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Glen Argan: Christ’s love will fulfil our needs

  • September 2, 2021

Pope Francis’ decision to tighten restrictions on the use of the Tridentine liturgy has been the most significant global Catholic news story of the summer.

Michael Swan’s article in the Aug. 1-8 Catholic Register shows that the Pope’s apostolic letter Guardians of the Tradition (Traditionis Custodes) is unlikely to have much effect on Canadian dioceses where the old liturgy has not gained much popularity.

But that has not halted proponents of the old liturgy from painting the post-Vatican II liturgy as a lesser form of worship, as the cause rather than the solution to the crisis of the Church in the Western world. In doing so, they give more evidence to the Pope’s contention, based on input from diocesan bishops, that use of the Tridentine liturgy has become a threat to Church unity.

In Britain’s The Tablet, a high Anglican, Sebastian Milbank, lauded the Tridentine Rite as reverent while dismissing the new liturgy as “seemingly trying to ape Protestant tendencies” with felt banners and “touchy, feely worship songs.”

In the American Crisis Magazine, Robert Greving dismisses the Second Vatican Council as “‘a period piece,’ like an annual meeting of the board of directors.” Its documents are “the sort of long, turgid affairs you would expect from committees.” Greving contends that the Church which employs the new liturgy is composed of “moribund religious orders, dioceses and parishes with their ‘social consciousness,’ felt banners and guitar Masses.” In contrast, parishes using the old liturgy are “places where you can live, grow in and promote the faith.” There, you will become a true Catholic, one who is “almost violently ‘counter-cultural.’ ”

Others see the new liturgy as a means by which “the rot of secular liberalism” has seeped into the Church and increased popular support for evils ranging from abortion to women’s ordination.

With such views being propounded by supporters of the Tridentine liturgy, it is not difficult to see how the Pope and bishops have become concerned about a threat to Church unity.

I am one who believes these supposedly dreaded felt banners are important to the liturgy, drawing our attention to the liturgical seasons and to the Scripture of the current week’s liturgy. Post-Vatican II worship songs, frequently accompanied by guitars and other instruments, are not touchy-feely but have helped give Scripture greater pre-eminence in the liturgy.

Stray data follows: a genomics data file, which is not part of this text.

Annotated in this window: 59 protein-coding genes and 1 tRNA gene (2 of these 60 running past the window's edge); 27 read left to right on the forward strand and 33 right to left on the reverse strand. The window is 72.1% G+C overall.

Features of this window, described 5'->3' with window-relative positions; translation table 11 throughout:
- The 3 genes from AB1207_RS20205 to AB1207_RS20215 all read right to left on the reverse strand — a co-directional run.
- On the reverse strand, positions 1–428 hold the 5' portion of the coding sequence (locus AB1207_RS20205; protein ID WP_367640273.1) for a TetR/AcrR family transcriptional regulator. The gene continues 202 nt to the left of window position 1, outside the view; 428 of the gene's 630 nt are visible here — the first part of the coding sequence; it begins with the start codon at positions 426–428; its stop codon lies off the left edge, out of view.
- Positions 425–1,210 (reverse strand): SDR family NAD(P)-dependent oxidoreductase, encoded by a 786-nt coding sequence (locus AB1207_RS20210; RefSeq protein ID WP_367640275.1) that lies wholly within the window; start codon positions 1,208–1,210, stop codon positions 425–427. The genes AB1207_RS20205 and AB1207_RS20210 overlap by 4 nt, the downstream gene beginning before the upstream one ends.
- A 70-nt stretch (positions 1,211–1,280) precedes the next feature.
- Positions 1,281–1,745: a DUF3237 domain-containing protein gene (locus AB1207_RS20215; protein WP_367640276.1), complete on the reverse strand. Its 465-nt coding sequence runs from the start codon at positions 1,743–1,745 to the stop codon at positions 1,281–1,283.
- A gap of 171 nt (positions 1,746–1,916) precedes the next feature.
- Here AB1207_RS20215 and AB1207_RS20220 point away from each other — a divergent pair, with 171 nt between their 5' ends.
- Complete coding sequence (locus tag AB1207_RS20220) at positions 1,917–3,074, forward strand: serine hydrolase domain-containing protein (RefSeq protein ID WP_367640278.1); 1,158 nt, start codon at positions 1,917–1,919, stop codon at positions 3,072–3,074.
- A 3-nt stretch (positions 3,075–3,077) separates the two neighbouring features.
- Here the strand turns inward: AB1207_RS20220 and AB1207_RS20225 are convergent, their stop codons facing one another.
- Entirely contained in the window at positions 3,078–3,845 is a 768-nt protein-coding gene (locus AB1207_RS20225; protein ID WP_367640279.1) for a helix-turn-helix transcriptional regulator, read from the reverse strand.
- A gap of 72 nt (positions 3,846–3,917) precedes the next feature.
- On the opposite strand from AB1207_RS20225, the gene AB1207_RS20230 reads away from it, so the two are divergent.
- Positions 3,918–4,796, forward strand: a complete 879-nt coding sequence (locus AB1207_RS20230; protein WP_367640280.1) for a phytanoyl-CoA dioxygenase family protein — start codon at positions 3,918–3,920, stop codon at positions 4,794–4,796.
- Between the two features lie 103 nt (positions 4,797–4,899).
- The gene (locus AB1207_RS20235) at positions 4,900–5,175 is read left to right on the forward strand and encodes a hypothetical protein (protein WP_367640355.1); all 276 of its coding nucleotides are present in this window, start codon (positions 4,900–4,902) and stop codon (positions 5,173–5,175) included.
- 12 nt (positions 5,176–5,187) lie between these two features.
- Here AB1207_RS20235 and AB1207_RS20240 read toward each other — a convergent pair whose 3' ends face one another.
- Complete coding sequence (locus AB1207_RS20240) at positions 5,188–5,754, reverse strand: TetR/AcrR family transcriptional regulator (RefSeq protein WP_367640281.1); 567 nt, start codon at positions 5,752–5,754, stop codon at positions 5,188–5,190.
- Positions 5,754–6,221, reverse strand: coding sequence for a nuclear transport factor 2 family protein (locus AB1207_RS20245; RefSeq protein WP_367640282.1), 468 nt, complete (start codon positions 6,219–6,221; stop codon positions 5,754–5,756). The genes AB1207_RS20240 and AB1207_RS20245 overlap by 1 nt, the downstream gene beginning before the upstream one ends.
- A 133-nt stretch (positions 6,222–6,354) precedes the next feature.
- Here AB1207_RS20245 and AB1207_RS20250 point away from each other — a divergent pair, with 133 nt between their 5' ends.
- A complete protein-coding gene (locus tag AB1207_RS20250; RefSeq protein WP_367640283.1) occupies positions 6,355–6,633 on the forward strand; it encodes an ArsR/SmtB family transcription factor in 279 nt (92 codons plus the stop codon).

But this is largely beside the point. More important is what it means to be countercultural. That Western society is today a horrific mess is not an issue. Widespread abortion and euthanasia are two signs of this. The effects of global climate change, including melting polar ice caps and massive forest fires in the American and Canadian West, provide more evidence. So too does the refusal of citizens to receive vaccines aimed to halt the spread of COVID-19.

Ours is a society in which the individual appears to rule, an individual without concern for the needs of others and whose life goal is fulfilment of the pleasure principle. More deeply, our society is ruled by large corporations mandated to pursue the greatest profit, a goal achievable mainly through manipulating the material desires of the population.

In that light, the most countercultural Church teachings are the social encyclicals of the post-Vatican II pontiffs from John XXIII to Francis. Those documents urge us not to turn our backs on society as though only we have insight into truth, but to engage with the survivors of an increasingly dystopic world.

Social teaching finds its foundation in Vatican II’s two most central teachings — the universal call to holiness and the first sentence of the council’s Constitution on The Church in the Modern World (Gaudium et Spes): “The joys and hopes, the grief and anguish of the people of our time, especially of those who are poor or afflicted, are the joys and hopes, the grief and anguish of the followers of Christ as well.”

Those teachings together say that holiness comes by meeting the needs of the poor and afflicted with the love of Christ. The Church is a field hospital. Such a Church will have a liturgy which looks both vertically to God in Heaven and horizontally to the people and their needs in our time.

Vatican II called us to this double vision. We have been slow in making the transition, but we must remain faithful to the challenge until one day we become a holy community which points society to the fullness of life.

(Argan writes from Edmonton.)

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